[tex-live] tl17 pretest init
P.Taylor at Rhul.Ac.Uk
Thu Apr 20 09:30:42 CEST 2017
> On 19 April 2017 at 15:08, Norbert Preining wrote:
>> Hi Phi,
>>> If the front end were written in a language in which I felt confident, I would be more than happy so to do. But if you can point me to the Apple Macintosh / UX front-end, I might feel inspired to try ...
>> You can choose whatever language is fine for you.
>> Adam wrote TLU in ObjC (AFAIK).
> I have to add that Norbert just wrote "new bindings" that makes it
> hundred times easier to do so.
OK, may I ask how one learns what those "new bindings" are and where to find them (and their documentation) ?
> For the TeX Live Utility for Mac OS X see:
> Those sources are not yet using the new interface.
The first link I completely failed to understand (well, the contents thereof, I mean); the second seemed clear enough but appeared to require the use of "git" (which I don't have, and with which I am completely unfamiliar) in order to find the sources. But on reading the prose it would seem that in order to replicate Maxwell's work for Microsoft Windows one has to be familiar with Windows GUI programming, which I am not. The most portable interface would, I suspect, take the form of a locally-served web page, but because a browser runs in a secure sandbox I cannot see how it could trigger the appropriate actions in the command-line installer unless there were also a local ASP.NET server. So for the moment at least I am stymied.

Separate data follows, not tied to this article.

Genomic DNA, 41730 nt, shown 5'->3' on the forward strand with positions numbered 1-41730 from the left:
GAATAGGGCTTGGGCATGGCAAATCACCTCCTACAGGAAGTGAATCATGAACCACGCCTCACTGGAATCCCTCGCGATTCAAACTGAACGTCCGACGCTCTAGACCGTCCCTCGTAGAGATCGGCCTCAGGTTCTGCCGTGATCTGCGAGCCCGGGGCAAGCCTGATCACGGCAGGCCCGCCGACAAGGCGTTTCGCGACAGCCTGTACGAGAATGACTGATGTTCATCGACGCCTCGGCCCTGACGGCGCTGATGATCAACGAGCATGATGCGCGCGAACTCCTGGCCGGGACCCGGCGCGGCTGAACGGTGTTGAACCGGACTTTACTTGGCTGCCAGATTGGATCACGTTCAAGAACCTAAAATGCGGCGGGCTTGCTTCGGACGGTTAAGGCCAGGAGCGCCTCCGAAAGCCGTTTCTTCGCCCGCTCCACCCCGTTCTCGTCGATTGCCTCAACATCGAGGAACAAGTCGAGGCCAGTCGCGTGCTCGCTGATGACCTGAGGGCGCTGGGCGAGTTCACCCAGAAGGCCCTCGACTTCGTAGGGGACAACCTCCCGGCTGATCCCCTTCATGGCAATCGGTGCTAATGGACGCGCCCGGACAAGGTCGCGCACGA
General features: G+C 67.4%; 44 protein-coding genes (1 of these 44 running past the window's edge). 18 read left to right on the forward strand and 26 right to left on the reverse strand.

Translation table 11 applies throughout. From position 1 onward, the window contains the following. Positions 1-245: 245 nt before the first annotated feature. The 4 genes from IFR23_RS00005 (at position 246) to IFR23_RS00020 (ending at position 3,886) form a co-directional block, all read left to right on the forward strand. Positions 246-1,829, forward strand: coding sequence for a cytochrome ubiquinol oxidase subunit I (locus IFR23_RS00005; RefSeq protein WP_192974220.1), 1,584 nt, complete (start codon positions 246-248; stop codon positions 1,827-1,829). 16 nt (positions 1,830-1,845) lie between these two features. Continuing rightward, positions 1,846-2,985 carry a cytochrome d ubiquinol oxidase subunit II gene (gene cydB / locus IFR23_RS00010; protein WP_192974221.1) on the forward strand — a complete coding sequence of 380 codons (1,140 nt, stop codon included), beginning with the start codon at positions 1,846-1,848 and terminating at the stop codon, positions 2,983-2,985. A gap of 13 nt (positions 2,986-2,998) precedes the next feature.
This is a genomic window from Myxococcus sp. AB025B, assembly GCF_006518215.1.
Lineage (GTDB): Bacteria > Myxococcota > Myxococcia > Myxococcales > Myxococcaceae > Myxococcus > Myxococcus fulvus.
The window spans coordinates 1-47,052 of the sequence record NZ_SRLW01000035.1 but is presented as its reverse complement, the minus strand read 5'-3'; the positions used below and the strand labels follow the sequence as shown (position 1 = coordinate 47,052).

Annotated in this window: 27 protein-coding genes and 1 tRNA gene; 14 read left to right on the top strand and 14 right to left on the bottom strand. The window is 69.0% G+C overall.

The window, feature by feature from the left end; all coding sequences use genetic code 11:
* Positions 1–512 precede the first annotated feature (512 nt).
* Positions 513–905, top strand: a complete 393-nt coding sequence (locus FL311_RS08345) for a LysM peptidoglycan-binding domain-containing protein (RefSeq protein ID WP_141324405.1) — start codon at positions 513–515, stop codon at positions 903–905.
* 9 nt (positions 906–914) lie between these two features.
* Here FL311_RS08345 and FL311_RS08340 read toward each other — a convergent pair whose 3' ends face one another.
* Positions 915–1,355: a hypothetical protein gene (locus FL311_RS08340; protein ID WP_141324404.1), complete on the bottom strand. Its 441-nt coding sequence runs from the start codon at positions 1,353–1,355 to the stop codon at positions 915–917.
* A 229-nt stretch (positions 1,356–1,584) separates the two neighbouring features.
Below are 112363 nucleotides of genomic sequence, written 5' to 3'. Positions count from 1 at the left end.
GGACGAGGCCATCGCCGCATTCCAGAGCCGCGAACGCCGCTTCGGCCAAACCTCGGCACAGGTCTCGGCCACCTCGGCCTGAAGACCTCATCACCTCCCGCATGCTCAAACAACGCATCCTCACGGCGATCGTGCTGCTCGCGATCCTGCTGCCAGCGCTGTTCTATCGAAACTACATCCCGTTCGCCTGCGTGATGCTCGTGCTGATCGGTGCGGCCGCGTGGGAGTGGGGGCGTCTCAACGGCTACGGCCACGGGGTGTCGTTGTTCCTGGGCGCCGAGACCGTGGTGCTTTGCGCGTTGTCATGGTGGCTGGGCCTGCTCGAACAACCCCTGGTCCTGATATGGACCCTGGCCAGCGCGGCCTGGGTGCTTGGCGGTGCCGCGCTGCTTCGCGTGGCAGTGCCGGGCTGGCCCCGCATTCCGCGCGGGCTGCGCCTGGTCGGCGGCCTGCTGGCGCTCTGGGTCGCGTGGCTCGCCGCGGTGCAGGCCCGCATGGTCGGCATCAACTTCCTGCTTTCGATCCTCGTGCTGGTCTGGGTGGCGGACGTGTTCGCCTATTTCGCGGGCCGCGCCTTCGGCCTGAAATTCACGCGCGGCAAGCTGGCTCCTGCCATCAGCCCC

> Yes, Objective C and C, so none of it will be useful
> for Windows. I suggest making a native Windows app
> so that users get the look and feel to which they're
I could not see what point was being made there. Presumably that was a screen-shot of Microsoft Word 2003 with all toolbars displayed concurrently, but in real life one exposes toolbars only selectively, so apart from demonstrating what all toolbars displayed concurrently would look like, what was the reader intended to infer ? At least in Word 2003 one /could/ expose the necessary-and-sufficient set of toolbars for the task(s) in hand; in more recent versions, that fundamental requirement has been tacitly jettisoned and replaced with a distinctly user-unfriendly so-called "ribbon" interface in which one has to continually re-select orthogonal ribbons in order to accomplish even the simplest set of tasks.
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